Tbh, it’s a good looking car, but is a bit bland – certainly when compared to the silver Roewe 550 I saw in Preston a while ago. Maybe it’s a colour sensitive car… It’s still a fundamentally good looking car but it’s just not significantly different from any other car in that class.

    Still waiting to see the 5 door MG6 and how different that looks with its sloping roof and different rear styling…

  24. Dennis :

    Hilton : If it was built in Birmingham and registered on UK plates you would expect it to be RHD.

    Ahh, so that’s why Rover never exported many cars other than to Japan, apparently they only ever made RHD cars in Birmingham!

    Not sure Japan is a good example, they have RHD too!

  25. I think you’ve all got it wrong – all you doom merchants… GAH!!!

    Look, the point of the release of this car is to broaden the appeal to a wider market first.

    At the moment MG Motor’s main concern is getting the quality issues right first before going loopy with everything else. It’s a practice the Japanese adopted and grew out of – the Koreans are doing exactly the same thing. Eventually their stuff will start to become more interesting as they focus in on what everybody wants.

    Once MG (i.e.SAIC) have managed to get a footing and a feel for the market and what different groups of consumers require of the car, then they can start to focus on and cater for the different sectors.

    Besides, hardly any of you have seen the car in the metal… you were ready to slag off the XJ but very few of you have actually seen the thing. I have and that machine is simple gorgeous in the metal.

    By all accounts, though, these UK/EU spec cars are nothing short of astounding to drive, even if they don’t look at all racy – the benchmark being the Ford Focus.

  26. @Andrew M
    6 isn’t a bad number, is it? Car companies have always used numbers as well as names to identify products and I don’t have a big problem with 6 (although 666 might be more controversial). If that’s the biggest problem you have with it, then I assume you’re quite impressed.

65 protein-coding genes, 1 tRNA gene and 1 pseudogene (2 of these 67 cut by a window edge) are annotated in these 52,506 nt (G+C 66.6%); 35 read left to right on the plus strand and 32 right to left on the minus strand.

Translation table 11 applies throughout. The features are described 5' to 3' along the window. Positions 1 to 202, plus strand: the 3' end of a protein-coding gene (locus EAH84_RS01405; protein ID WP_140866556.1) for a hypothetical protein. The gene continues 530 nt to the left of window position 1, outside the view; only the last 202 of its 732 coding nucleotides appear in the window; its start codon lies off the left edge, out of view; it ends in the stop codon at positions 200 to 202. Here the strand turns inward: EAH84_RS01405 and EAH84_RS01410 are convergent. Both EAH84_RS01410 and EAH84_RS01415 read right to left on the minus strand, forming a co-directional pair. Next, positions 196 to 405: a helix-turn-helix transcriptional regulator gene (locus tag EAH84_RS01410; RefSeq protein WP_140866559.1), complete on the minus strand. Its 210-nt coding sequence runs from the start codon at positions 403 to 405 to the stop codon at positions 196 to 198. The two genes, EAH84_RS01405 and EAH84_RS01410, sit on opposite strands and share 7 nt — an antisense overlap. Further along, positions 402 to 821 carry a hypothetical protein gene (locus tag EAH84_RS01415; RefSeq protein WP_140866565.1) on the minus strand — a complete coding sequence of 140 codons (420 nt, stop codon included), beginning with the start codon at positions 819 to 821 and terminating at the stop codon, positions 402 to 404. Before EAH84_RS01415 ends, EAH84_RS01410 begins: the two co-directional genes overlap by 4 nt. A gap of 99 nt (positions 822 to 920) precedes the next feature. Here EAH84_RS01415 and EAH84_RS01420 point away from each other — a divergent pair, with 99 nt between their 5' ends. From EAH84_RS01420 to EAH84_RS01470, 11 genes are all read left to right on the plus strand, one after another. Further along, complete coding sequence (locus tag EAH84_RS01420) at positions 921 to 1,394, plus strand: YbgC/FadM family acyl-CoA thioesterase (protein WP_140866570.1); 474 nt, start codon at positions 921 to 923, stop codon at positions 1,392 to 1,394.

27. I’ve just been looking at a new Proton GEN2 in a shopping mall and have to say the MG6 in profile and frontally is very similar apart from rear light clusters etc.

    The Proton doesn’t look to be a bad car but I hope the MG6 is better when it gets assembled in UK. I think MG Motor will need to offer more powerful engines as the Ford Focus will soon be available with Ecoboost turbos.

  28. @WarrenL
    Registered as an “MG / Unknown”.

    From the front the MG6 looks like a Proton, from the rear it looks like a Citroen C5.

    Doesn’t conjure up images of MG ZTs, TFs, MGBs etc.

  29. @Simon Woodward
    Maybe – if so, you’re right! All the more reason to be happy with it! As long as they don’t call it anything silly like Cedric or Probe, then I suspect that the name won’t be a significant factor in its level of success one way or another.

  30. I saw the pre-production models at Silverstone this weekend. I was unsure first of all but, as the weekend went on, I actually grew to like the car rather a lot.

    If you compare the MG6 with other Korean or Japanese cars it has similar feel to the interior etc. Not overly special but seemingly very well screwed together.

    I think people get totally hung up on comparing everything to the VW Golf which is bland and, frankly, not that great a car.

    I wish the MG6 well though they’ll need a decent diesel too as I suspect that, on paper, the N-Series turbo will lag some way behind rivals on CO2 emissions and fuel consumption.

  31. Looking at the picture, is the MG6 causing a traffic jam? Does that say something about the performance of the Chinese ‘MG’?!

  32. What an ugly car. It’s not Euro-trash, it’s Ninja-trash. It has no character at all. It absolutely sets no trend as far as style goes. At least MGs, or the ones made in England had a character and that was the image. The rest of it you either loved or hated. But an MG badged piece of junk made in China will never sell in America.

    Americans took to MGs not only on the performance of small packages but because they offered a styling that differed from boring as American cars appeared for the most part.

  33. It looks like a vauxhall astra & a peugeot 307 were left together in the sun for too long. I personally think this one is on a hiding to membership in the Clubfoot club.

    What strikes me as odd from the figures provided here is that a new 1.8 litre engine should cost the same to tax as my 2.2i Douvrin which is somewhat long in the tooth nowadays.. methinks something strange is happening there.

    It looks more and more as if MGR is going to end up as nothing more than a CKD (Cheap/Knocked-down)supplier cadging bits off different foreign manufacturers and bolting them together. A sad end.

  34. I don’t know how they do it, it’s another knock out MG! Brilliant, I’ll be first in the queue.

  35. The MG6 just looks like a heavily-facelifted version of the last Nissan Primera – it’s style to me is late 20th Century and not 21st Century at all.

  36. Hello,
    The number six is a lucky one in China and perhaps the MG6 can help to link European culture and Chinese culture in friendship. I am from Chaozhou in China and hope we MG6 owners can be friends together and develop a better understanding of China’s car culture.

    My email address is: